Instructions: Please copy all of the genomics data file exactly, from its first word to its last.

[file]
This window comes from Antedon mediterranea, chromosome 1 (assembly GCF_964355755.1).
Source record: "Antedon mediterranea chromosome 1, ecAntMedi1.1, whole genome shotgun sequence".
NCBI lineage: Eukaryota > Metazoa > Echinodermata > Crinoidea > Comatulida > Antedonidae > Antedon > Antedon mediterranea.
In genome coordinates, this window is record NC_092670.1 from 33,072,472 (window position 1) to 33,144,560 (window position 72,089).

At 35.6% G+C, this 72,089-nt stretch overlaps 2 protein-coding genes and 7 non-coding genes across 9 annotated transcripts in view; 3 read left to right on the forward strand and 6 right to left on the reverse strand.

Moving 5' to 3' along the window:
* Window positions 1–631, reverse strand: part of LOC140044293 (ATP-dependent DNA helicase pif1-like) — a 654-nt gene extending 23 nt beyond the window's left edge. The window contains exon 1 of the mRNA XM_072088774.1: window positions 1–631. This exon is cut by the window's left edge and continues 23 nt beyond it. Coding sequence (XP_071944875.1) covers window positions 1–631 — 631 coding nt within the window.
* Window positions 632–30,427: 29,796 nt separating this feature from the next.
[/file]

This window comes from Antedon mediterranea, chromosome 1 (assembly GCF_964355755.1).
Source record: "Antedon mediterranea chromosome 1, ecAntMedi1.1, whole genome shotgun sequence".
NCBI lineage: Eukaryota > Metazoa > Echinodermata > Crinoidea > Comatulida > Antedonidae > Antedon > Antedon mediterranea.
In genome coordinates, this window is record NC_092670.1 from 33,072,472 (window position 1) to 33,144,560 (window position 72,089).

At 35.6% G+C, this 72,089-nt stretch overlaps 2 protein-coding genes and 7 non-coding genes across 9 annotated transcripts in view; 3 read left to right on the forward strand and 6 right to left on the reverse strand.

Moving 5' to 3' along the window:
* Window positions 1–631, reverse strand: part of LOC140044293 (ATP-dependent DNA helicase pif1-like) — a 654-nt gene extending 23 nt beyond the window's left edge. The window contains exon 1 of the mRNA XM_072088774.1: window positions 1–631. This exon is cut by the window's left edge and continues 23 nt beyond it. Coding sequence (XP_071944875.1) covers window positions 1–631 — 631 coding nt within the window.
* Window positions 632–30,427: 29,796 nt separating this feature from the next.